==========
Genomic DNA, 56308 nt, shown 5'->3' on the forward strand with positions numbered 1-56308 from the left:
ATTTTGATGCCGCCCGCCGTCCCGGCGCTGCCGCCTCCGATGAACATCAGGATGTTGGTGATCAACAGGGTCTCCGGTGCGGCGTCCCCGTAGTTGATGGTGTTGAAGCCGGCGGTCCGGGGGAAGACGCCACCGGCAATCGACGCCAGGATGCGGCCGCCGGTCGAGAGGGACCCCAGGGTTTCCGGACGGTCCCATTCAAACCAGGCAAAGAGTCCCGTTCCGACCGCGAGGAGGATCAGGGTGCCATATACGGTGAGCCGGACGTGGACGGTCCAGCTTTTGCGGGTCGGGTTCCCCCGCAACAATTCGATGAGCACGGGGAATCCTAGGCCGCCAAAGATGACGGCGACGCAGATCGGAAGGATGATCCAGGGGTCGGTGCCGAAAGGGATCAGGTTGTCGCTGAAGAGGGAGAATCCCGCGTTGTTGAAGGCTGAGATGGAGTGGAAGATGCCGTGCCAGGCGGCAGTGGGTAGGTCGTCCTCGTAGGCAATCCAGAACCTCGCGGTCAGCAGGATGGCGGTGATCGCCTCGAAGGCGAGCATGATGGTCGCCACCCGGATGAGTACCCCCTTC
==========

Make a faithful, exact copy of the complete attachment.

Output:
Genomic DNA, 56308 nt, shown 5'->3' on the forward strand with positions numbered 1-56308 from the left:
ATTTTGATGCCGCCCGCCGTCCCGGCGCTGCCGCCTCCGATGAACATCAGGATGTTGGTGATCAACAGGGTCTCCGGTGCGGCGTCCCCGTAGTTGATGGTGTTGAAGCCGGCGGTCCGGGGGAAGACGCCACCGGCAATCGACGCCAGGATGCGGCCGCCGGTCGAGAGGGACCCCAGGGTTTCCGGACGGTCCCATTCAAACCAGGCAAAGAGTCCCGTTCCGACCGCGAGGAGGATCAGGGTGCCATATACGGTGAGCCGGACGTGGACGGTCCAGCTTTTGCGGGTCGGGTTCCCCCGCAACAATTCGATGAGCACGGGGAATCCTAGGCCGCCAAAGATGACGGCGACGCAGATCGGAAGGATGATCCAGGGGTCGGTGCCGAAAGGGATCAGGTTGTCGCTGAAGAGGGAGAATCCCGCGTTGTTGAAGGCTGAGATGGAGTGGAAGATGCCGTGCCAGGCGGCAGTGGGTAGGTCGTCCTCGTAGGCAATCCAGAACCTCGCGGTCAGCAGGATGGCGGTGATCGCCTCGAAGGCGAGCATGATGGTCGCCACCCGGATGAGTACCCCCTTC